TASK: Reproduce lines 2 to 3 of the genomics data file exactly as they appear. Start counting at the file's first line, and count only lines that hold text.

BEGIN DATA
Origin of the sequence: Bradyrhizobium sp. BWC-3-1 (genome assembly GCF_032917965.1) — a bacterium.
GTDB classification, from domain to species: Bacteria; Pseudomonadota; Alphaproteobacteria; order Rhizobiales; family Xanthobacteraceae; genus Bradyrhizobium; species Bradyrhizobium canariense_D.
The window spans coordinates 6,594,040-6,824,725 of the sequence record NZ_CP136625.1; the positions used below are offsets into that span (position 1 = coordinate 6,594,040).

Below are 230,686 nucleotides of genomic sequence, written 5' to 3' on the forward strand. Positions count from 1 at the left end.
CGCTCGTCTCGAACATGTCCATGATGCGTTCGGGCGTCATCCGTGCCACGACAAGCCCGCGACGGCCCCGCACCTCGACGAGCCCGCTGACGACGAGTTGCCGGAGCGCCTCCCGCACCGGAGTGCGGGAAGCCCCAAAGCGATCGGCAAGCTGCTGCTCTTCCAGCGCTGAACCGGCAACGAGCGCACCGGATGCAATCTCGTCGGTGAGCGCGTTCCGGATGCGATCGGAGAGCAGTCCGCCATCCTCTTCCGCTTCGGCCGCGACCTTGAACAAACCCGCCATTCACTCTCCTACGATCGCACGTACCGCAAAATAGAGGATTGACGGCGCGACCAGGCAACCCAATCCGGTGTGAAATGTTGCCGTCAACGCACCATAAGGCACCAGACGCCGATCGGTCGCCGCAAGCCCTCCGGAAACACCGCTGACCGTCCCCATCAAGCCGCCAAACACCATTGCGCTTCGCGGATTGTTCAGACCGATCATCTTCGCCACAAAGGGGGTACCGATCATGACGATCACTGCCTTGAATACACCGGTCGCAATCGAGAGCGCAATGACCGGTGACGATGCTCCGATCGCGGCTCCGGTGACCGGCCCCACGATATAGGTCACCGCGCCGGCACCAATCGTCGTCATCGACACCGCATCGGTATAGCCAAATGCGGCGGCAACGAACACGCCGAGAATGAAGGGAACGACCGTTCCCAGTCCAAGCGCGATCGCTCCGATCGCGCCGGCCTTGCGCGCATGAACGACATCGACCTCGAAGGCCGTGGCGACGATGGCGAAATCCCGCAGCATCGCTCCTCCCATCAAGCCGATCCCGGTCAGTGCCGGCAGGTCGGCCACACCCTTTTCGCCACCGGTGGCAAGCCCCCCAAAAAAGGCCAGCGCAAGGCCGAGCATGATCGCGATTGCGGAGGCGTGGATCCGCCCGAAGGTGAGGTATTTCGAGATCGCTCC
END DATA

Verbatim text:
GTDB classification, from domain to species: Bacteria; Pseudomonadota; Alphaproteobacteria; order Rhizobiales; family Xanthobacteraceae; genus Bradyrhizobium; species Bradyrhizobium canariense_D.
The window spans coordinates 6,594,040-6,824,725 of the sequence record NZ_CP136625.1; the positions used below are offsets into that span (position 1 = coordinate 6,594,040).